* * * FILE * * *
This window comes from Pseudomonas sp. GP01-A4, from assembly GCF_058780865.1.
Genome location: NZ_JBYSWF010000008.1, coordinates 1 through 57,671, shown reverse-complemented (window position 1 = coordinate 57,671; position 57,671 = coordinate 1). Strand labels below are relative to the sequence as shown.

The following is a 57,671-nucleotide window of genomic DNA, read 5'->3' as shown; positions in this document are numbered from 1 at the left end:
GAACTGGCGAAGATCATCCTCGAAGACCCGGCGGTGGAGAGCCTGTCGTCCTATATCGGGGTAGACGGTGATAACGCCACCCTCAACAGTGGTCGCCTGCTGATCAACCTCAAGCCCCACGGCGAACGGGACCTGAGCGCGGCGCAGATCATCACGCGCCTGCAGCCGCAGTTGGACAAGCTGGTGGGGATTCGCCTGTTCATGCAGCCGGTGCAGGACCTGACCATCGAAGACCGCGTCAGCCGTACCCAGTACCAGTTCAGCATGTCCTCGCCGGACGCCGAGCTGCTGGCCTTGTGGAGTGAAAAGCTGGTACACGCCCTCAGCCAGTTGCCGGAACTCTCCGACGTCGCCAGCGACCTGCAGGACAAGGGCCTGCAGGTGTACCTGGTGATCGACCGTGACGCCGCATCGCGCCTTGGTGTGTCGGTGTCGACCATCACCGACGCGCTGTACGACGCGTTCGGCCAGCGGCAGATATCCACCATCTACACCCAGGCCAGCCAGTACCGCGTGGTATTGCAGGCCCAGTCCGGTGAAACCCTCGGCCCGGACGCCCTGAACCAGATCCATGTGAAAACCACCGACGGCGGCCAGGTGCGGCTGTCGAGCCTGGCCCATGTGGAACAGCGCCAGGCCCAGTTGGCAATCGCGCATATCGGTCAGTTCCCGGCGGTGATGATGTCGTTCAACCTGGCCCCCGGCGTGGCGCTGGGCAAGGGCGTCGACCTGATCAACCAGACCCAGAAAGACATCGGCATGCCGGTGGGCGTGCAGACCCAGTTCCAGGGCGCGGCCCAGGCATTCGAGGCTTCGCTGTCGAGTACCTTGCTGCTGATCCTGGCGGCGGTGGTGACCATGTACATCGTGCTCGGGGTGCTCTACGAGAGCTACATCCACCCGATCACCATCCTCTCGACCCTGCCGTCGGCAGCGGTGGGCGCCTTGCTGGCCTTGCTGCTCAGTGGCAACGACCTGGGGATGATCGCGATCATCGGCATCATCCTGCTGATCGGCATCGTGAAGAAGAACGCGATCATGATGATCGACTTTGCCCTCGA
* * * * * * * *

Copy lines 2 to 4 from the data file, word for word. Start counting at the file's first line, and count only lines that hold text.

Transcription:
Genome location: NZ_JBYSWF010000008.1, coordinates 1 through 57,671, shown reverse-complemented (window position 1 = coordinate 57,671; position 57,671 = coordinate 1). Strand labels below are relative to the sequence as shown.

The following is a 57,671-nucleotide window of genomic DNA, read 5'->3' as shown; positions in this document are numbered from 1 at the left end:
GAACTGGCGAAGATCATCCTCGAAGACCCGGCGGTGGAGAGCCTGTCGTCCTATATCGGGGTAGACGGTGATAACGCCACCCTCAACAGTGGTCGCCTGCTGATCAACCTCAAGCCCCACGGCGAACGGGACCTGAGCGCGGCGCAGATCATCACGCGCCTGCAGCCGCAGTTGGACAAGCTGGTGGGGATTCGCCTGTTCATGCAGCCGGTGCAGGACCTGACCATCGAAGACCGCGTCAGCCGTACCCAGTACCAGTTCAGCATGTCCTCGCCGGACGCCGAGCTGCTGGCCTTGTGGAGTGAAAAGCTGGTACACGCCCTCAGCCAGTTGCCGGAACTCTCCGACGTCGCCAGCGACCTGCAGGACAAGGGCCTGCAGGTGTACCTGGTGATCGACCGTGACGCCGCATCGCGCCTTGGTGTGTCGGTGTCGACCATCACCGACGCGCTGTACGACGCGTTCGGCCAGCGGCAGATATCCACCATCTACACCCAGGCCAGCCAGTACCGCGTGGTATTGCAGGCCCAGTCCGGTGAAACCCTCGGCCCGGACGCCCTGAACCAGATCCATGTGAAAACCACCGACGGCGGCCAGGTGCGGCTGTCGAGCCTGGCCCATGTGGAACAGCGCCAGGCCCAGTTGGCAATCGCGCATATCGGTCAGTTCCCGGCGGTGATGATGTCGTTCAACCTGGCCCCCGGCGTGGCGCTGGGCAAGGGCGTCGACCTGATCAACCAGACCCAGAAAGACATCGGCATGCCGGTGGGCGTGCAGACCCAGTTCCAGGGCGCGGCCCAGGCATTCGAGGCTTCGCTGTCGAGTACCTTGCTGCTGATCCTGGCGGCGGTGGTGACCATGTACATCGTGCTCGGGGTGCTCTACGAGAGCTACATCCACCCGATCACCATCCTCTCGACCCTGCCGTCGGCAGCGGTGGGCGCCTTGCTGGCCTTGCTGCTCAGTGGCAACGACCTGGGGATGATCGCGATCATCGGCATCATCCTGCTGATCGGCATCGTGAAGAAGAACGCGATCATGATGATCGACTTTGCCCTCGA